bares the logo of a SSL Certificate Company. The public-
key certificate consists of a data part and a signature part.
The data part consists of the name of an entity, the public
keys corresponding to that entity, and additional relevant
information including the validity period for the public
key and so on. The signature part consists of the signature
of a TTP over the data part [8]. Hypertext transport
protocol secure (HTTPS) is a technology where Secure
Socket Layer (SSL) or Transport Layer Security (TLS) is
applied as a sub-layer over HTTP. HTTPS automatically
encrypts and decrypts data during communication
transfer. SSL is designed to make use of TCP to provide
a reliable end-to-end secure service [9].
The National Institute of Standards and Technology
(NIST) worked with the cryptographic community and
developed Advanced Encryption Standard (AES). The
overall goal was to develop a Federal Information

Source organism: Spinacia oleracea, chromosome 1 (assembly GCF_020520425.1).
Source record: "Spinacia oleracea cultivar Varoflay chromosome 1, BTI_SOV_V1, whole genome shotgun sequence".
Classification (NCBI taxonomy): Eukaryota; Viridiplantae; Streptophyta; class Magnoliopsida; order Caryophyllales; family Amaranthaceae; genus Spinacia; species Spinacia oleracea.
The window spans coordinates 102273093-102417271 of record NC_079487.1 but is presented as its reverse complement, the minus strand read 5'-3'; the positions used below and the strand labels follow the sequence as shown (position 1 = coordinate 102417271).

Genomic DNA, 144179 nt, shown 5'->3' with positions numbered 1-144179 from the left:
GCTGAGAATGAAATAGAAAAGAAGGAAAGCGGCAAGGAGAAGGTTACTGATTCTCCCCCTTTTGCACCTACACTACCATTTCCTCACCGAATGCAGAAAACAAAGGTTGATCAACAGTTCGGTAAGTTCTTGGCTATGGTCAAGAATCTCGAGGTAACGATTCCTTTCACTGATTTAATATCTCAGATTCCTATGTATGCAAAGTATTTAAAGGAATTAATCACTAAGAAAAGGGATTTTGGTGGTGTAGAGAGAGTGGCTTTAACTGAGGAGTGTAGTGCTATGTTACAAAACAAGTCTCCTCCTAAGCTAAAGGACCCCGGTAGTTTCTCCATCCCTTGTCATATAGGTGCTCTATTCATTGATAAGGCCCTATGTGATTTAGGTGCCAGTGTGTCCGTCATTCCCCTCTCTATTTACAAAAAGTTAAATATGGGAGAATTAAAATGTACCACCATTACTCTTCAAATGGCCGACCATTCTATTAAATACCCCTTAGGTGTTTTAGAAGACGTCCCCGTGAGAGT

Processing Standard (FIPS) that specifies an encryption
algorithm capable of protecting sensitive (unclassified)
government information [10]. The Irondale proposal for
AES was accepted by NIST and defined a cipher in
which the block length and the key length can be
independently specified to 128, 192 or 256 bits. The AES
specification uses the same three key size alternatives but
limit the block length to 128 bits.
IV. BIOMETRIC BASED MOBILE VOTING
As stated by Mobile Marketers, voting by mobile could
become a reality by 2012, according to one of the leading
mobile messaging companies [11]. Very few researches
have been carried out on mobile voting. One such system
proposed [12] is where the voting machine works on an
embedded system with a touch pad and a memory unit
kept at the main office. In another development, a voter is
identified using a wireless certificate without additionally
registering [13] when a user votes using his mobile
terminal such as a cellular phone or a PDA.
It may be mentioned here that there has been no